Rome’in Around: Pantheon
The Roman taxi system xD
Every time I imagine the Ancient Roman times I picture buildings that resemble the Pantheon. For me, it’s the epitome of what Rome architecture is about so naturally I was very excited to see it. I read some reviews saying that the Pantheon “isn’t that great” and it’s “quite boring”, I mean yeah what’s so interesting about a structure that’s been standing since 126AD and is one of the best-preserved of all Ancient Roman buildings. *shrugs shoulders*
The Pantheon houses the tomb for the first king of Italy, so it’s an extremely important site. It’s also a church! As most Roman structures, there is a dome ceiling, which is also the only light source for the Pantheon. It’s so surreal to think how they’ve created structures such as the Pantheon with no help from modern technology, our ancestors were amazing.
You have to walk through a lot of alleyways to get to the Pantheon, it’s kind of hidden but you’ll know when you’re near as you’ll start to see tourists with their cameras all heading towards the same direction and English menus everywhere.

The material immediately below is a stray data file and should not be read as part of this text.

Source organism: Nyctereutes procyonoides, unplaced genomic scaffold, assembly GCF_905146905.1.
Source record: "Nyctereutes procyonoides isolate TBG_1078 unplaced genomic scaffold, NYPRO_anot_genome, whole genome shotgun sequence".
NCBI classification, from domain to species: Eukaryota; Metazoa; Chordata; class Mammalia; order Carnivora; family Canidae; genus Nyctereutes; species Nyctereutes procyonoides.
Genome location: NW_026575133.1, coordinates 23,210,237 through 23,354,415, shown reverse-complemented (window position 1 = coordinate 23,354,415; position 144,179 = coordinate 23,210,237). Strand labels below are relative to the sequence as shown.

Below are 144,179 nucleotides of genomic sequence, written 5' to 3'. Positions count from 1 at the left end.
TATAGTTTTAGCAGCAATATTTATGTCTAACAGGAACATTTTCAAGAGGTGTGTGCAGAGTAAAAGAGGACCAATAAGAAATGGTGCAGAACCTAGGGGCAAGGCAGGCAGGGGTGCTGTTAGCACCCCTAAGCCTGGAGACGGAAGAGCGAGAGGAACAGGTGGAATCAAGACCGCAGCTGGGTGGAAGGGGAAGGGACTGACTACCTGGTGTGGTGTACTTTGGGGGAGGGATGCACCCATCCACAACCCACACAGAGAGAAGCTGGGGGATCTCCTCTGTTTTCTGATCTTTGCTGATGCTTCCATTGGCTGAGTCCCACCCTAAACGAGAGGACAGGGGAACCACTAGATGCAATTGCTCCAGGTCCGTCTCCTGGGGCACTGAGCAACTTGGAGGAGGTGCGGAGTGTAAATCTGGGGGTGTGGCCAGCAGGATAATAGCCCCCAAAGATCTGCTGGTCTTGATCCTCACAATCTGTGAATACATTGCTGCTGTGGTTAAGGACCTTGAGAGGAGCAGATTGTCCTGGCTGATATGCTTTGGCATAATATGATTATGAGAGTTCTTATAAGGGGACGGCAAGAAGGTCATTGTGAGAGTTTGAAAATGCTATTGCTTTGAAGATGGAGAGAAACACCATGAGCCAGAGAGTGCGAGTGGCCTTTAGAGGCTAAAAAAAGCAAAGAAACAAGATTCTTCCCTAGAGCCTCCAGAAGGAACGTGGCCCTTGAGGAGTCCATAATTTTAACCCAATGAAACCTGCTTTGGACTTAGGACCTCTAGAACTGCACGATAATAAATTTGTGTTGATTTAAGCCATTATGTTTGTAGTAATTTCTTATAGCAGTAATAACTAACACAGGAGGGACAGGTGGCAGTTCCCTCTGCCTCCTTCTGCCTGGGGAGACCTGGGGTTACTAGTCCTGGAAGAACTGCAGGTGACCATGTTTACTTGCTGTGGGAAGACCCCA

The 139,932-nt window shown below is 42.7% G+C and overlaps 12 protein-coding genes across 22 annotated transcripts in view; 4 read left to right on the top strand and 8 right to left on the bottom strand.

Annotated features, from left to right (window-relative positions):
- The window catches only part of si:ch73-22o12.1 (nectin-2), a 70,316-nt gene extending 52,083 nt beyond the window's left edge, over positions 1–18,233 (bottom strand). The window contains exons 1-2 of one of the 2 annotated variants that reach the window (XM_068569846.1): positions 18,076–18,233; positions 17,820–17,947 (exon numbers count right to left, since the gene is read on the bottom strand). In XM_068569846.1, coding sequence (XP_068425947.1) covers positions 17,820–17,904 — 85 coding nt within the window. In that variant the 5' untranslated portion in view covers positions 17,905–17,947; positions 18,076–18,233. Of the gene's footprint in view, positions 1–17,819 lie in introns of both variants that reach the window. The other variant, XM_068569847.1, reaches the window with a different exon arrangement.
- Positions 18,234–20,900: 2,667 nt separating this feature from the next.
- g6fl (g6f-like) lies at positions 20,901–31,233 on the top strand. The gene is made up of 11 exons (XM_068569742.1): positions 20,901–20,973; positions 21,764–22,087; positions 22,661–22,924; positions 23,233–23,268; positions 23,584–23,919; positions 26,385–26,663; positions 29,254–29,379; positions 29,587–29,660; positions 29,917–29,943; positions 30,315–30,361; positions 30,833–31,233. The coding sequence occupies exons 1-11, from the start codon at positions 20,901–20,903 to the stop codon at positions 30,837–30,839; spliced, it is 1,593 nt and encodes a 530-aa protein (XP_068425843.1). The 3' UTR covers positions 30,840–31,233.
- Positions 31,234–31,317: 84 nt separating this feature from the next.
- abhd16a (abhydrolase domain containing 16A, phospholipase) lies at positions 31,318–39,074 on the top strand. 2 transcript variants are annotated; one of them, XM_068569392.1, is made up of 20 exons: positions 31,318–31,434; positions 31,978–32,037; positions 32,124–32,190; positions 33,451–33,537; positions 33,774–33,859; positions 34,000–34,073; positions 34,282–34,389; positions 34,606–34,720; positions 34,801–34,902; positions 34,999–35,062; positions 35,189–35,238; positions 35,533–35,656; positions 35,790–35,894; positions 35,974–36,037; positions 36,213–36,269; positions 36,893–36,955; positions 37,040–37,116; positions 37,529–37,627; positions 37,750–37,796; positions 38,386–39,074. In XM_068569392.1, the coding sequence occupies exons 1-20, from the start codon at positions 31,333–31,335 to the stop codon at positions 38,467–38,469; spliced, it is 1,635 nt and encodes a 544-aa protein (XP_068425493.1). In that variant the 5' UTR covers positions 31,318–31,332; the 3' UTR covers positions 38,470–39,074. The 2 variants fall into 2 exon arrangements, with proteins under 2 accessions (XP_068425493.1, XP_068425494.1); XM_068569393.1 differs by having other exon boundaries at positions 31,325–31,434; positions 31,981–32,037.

Across the top of the pantheon it says “MAGRIPPALFCOSTERTIVMFECIT” which translates to:
“M(arcus) Agrippa, son (F) of Lucius (L), Consul (COS) for the third time (Tertium), built this.” Apparently this is misleading, as Agrippa did not build this Pantheon. Agrippa built the first Pantheon in 25BC which was destroyed by a fire in 80AD. The current Pantheon was built by Emperor Hadrian who honored Agrippa by inscribing what was written on the first Pantheon.